Unproductive inventory is just a nice way to say that you have captive dollars sitting on your shelves instead of being used to make customer centric investments. As I have mentioned in previous articles, my practice tends to run in themes. The theme of the past six weeks has been about dead and slow inventory management. While I enjoy working on these challenges, I think that we sometimes forget about the third leg of the stool. Dead stock and slow movers may get all the press, but we can’t forget that dollars tied up in surplus can be just as damaging to cash flow as the other two.
I know that there will be some in the audience that will argue that their slower and surplus inventory levels aren’t all bad because of the rate of inflation we have seen in the past 18 months. News flash, inflation rates are cooling off in 2024. At the current rate of borrowing, which may be getting some relief in 2024, using your warehouse (or vault for the enlightened ones) as a savings account is a really terrible practice. My logic is simple on this. More bad things than good things happen to anything we bring into stock. Selling the item is the only good thing. On the flip side, the negative aspects may be damage, theft, obsolescence, and even misplacement. The longer an item sits on the shelf, the more the potential for these negative consequences. Conversion of unproductive inventory to cash has been a long-standing best practice in inventory management.
Many distributors are seeing record surplus inventory levels at the time of this writing. So how did we get here? It doesn’t take a rocket scientist but let me connect the dots. The pandemic caused a very fragile supply chain to temporarily break. In many eyes, reliance on long distance supply was a house of cards just waiting for a stiff wind. The wind blew and our reliance on ocean freight bit us in the posterior. In a panic, distributors cranked out purchase orders in record fashion. The assumption was that they would only get a percentage of what they asked for, so the quantities were inflated. The prevailing thought was that the larger purchase order quantities would entice manufacturers to allocate inventory to these customers first. I can’t argue with the strategy, but we forgot to check our brakes if for some reason the supply chain began to mend. Guess what? The suppliers found a way to eventually ship and in came this rolling tide of inflated purchases. Most of these orders are still gracing the shelves of our distributors.
Part of the challenge comes down to a lack of communication between partners in the supply chain. It’s like the old therapist joke, “If it’s not one thing, it’s your mother”. Pretty much every challenge in business can be attributed to some failure in communication. In this case, distributors and suppliers had not established solid lines of communication especially when we were seeing pandemic related absenteeism on both sides. As we are able to look back with a critical eye, we need to shore up these lines of communication. How much information are we willing to share with our supplier partners? Are we willing to share usage data with our supplier so that they can be more adequately prepared to fulfill our needs. Again, I think most distributors fall very short on this ideal. I had a great conversation about this with a manufacturer in the plumbing space. We were discussing the benefits of VMI (vendor managed inventory) to both the supplier and distributor. She admitted that they had explored this in the past but couldn’t get anyone to bite. If supplied with usage data, her company could better plan their production runs to meet anticipated demand. Some of you might share data with your top two or three suppliers; but what if you were to provide anticipated usage to your top 20 suppliers? This data isn’t a promise to buy. It just helps your supplier better prepare for the need.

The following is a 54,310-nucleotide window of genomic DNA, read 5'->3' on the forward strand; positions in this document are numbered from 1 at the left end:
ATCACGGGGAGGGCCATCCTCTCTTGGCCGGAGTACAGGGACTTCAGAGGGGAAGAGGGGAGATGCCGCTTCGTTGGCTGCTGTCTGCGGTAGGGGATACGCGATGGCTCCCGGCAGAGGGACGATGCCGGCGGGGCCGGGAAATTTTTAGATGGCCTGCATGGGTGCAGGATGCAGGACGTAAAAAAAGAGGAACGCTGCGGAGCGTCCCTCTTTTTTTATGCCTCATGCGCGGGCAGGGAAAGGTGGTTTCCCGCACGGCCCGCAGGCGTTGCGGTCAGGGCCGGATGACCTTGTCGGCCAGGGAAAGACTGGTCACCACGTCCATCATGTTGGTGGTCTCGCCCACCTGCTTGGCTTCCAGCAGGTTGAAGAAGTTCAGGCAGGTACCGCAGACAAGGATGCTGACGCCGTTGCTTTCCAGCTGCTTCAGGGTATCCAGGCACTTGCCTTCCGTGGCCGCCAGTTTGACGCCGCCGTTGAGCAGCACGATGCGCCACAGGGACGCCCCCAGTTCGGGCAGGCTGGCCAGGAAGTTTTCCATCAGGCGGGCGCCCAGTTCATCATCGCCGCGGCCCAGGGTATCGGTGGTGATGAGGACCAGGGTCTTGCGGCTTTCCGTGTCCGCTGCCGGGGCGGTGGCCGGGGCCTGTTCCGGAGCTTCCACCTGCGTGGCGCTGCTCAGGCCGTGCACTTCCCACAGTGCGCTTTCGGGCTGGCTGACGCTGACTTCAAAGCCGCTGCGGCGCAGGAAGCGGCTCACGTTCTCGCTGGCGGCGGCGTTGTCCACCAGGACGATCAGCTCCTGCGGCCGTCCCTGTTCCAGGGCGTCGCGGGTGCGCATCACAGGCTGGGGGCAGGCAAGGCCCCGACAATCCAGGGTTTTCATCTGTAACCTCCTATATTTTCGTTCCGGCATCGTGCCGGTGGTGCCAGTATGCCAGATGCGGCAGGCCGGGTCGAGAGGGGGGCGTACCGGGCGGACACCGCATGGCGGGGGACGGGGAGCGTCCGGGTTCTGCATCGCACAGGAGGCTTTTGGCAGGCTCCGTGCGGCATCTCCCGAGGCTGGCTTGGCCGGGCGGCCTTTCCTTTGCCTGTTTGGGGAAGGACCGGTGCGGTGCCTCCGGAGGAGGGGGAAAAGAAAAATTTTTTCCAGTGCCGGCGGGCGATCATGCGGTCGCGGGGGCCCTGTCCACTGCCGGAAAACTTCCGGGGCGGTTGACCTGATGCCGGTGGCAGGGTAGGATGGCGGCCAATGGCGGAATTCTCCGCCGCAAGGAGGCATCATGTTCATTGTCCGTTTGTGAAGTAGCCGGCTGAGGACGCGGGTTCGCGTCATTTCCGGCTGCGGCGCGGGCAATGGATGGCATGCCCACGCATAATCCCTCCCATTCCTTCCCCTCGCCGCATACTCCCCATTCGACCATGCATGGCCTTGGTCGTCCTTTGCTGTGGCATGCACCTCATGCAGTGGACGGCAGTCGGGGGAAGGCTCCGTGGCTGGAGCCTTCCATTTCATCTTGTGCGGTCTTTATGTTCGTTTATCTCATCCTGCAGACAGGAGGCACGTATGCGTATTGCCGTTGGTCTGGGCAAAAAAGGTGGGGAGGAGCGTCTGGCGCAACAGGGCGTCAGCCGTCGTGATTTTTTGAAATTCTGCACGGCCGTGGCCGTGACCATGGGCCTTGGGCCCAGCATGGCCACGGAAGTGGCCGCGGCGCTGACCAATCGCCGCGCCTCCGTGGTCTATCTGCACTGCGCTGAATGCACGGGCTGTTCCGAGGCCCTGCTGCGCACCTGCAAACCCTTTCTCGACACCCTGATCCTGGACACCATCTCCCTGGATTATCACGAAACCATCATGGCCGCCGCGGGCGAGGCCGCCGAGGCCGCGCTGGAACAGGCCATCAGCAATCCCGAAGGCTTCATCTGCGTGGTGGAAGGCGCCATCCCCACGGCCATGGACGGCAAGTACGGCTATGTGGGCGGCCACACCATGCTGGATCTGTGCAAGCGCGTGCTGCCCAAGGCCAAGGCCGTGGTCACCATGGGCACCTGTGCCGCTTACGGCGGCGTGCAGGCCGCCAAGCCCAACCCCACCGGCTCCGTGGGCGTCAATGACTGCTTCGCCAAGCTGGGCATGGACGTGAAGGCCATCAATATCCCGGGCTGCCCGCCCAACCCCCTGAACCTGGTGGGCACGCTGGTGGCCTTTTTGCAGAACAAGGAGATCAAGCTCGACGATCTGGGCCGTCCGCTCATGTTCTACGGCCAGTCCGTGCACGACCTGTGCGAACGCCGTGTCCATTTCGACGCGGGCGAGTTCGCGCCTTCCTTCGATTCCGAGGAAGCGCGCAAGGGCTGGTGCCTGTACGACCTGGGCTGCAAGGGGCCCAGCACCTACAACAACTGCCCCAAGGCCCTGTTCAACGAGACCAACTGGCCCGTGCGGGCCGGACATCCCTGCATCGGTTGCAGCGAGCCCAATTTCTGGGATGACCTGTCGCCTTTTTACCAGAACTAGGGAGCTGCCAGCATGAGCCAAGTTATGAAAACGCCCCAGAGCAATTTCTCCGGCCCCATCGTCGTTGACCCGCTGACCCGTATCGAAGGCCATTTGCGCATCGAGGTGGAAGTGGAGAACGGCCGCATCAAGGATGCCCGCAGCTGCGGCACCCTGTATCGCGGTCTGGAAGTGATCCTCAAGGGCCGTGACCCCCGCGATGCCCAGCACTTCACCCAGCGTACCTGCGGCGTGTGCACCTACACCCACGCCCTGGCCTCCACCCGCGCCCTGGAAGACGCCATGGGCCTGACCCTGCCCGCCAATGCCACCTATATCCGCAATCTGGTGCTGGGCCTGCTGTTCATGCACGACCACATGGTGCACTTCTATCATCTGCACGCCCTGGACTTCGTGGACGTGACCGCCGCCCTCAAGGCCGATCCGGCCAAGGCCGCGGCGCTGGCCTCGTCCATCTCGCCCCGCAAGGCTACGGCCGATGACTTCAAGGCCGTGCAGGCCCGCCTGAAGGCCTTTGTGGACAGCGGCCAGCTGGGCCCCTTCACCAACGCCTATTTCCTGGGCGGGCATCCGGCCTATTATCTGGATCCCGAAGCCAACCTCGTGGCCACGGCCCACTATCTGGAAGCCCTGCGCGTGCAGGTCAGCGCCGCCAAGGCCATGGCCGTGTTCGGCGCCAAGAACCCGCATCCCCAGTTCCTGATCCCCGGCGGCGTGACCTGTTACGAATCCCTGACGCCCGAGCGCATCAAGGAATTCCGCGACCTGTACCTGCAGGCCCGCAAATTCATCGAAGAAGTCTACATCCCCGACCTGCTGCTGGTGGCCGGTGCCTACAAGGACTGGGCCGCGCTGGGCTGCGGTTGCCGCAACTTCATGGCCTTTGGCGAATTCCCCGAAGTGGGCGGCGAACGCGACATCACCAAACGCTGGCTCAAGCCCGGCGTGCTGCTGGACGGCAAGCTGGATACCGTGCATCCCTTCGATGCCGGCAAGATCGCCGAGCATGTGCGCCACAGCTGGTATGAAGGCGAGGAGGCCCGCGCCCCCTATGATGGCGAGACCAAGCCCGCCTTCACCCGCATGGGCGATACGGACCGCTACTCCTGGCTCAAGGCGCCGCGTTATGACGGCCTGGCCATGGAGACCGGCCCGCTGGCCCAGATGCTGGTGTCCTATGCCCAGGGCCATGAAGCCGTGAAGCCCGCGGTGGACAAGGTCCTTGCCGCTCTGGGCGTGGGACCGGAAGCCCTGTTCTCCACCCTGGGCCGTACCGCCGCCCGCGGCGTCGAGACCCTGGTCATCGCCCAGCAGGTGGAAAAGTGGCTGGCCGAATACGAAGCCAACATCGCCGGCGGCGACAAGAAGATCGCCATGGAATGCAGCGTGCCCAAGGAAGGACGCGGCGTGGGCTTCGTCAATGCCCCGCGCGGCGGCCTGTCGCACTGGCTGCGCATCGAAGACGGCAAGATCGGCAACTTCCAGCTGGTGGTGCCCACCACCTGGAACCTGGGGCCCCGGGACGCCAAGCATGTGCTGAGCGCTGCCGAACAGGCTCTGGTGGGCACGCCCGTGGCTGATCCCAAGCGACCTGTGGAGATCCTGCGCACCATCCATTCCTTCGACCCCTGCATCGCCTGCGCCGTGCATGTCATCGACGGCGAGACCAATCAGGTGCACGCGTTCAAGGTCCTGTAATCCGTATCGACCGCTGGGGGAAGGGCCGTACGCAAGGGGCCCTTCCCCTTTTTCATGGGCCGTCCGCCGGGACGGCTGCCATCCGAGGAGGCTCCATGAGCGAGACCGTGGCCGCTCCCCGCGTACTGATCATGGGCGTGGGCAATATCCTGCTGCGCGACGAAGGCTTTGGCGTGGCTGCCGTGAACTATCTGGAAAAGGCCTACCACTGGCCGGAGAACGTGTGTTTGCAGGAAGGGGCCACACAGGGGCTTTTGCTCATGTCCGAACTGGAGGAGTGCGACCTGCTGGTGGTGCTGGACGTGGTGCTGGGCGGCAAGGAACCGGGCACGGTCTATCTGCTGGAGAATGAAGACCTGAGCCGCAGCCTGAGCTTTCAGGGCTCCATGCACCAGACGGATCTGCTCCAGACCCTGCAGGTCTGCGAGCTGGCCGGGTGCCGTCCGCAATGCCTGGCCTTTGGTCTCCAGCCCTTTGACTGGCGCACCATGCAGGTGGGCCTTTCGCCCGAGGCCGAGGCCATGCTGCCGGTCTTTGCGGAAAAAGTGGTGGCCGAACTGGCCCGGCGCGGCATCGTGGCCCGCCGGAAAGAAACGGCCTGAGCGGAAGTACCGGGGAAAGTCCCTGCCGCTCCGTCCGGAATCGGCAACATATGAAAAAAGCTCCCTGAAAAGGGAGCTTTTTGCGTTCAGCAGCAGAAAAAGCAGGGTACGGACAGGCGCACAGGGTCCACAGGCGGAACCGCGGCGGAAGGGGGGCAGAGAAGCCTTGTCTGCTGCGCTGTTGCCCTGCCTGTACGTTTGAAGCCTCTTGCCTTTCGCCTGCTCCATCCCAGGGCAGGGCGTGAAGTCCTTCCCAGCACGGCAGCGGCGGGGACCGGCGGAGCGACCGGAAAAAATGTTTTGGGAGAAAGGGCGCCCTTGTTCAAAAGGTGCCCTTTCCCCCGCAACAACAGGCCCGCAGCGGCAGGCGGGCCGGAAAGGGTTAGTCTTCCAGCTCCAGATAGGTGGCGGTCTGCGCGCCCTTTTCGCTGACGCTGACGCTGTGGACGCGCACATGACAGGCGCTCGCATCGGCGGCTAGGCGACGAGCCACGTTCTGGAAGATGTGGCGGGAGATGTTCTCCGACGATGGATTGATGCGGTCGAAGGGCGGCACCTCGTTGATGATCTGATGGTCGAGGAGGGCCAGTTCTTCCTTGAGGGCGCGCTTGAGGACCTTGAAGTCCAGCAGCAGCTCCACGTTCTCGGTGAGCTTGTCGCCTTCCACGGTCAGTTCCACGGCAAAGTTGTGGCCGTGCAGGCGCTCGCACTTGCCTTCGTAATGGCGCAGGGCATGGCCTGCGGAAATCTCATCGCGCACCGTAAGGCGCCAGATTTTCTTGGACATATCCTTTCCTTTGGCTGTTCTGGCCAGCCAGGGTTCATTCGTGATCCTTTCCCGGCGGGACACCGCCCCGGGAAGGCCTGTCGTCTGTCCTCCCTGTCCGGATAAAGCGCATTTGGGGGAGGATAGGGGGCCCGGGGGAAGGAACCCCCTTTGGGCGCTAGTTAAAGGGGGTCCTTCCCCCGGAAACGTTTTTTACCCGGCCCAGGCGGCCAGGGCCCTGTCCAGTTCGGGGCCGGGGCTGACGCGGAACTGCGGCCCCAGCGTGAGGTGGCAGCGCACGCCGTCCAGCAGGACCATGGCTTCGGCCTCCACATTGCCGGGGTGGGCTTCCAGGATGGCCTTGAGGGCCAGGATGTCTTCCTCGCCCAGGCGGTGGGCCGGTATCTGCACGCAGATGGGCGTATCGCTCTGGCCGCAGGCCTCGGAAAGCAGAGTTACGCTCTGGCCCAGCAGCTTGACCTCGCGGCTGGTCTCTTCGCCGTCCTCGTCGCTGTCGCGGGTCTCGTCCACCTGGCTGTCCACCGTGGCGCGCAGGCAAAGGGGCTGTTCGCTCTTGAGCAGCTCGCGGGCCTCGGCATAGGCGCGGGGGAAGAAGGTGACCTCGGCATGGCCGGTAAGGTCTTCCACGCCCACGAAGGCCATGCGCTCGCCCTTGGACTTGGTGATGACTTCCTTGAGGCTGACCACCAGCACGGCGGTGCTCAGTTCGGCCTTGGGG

Looking down the supply chain, how well are we studying economic market data? I have to roll my eyes when distributors create a sales budget by going out and asking their customers what their next year will look like. Generally, it’s the field salespeople that are tasked with this endeavor. Do we give them any guidelines on what to ask? Come on, these folks are not trained researchers. One could argue that information gathering is one of the core tenants of a successful salesperson; but this might be outside the scope of their experience.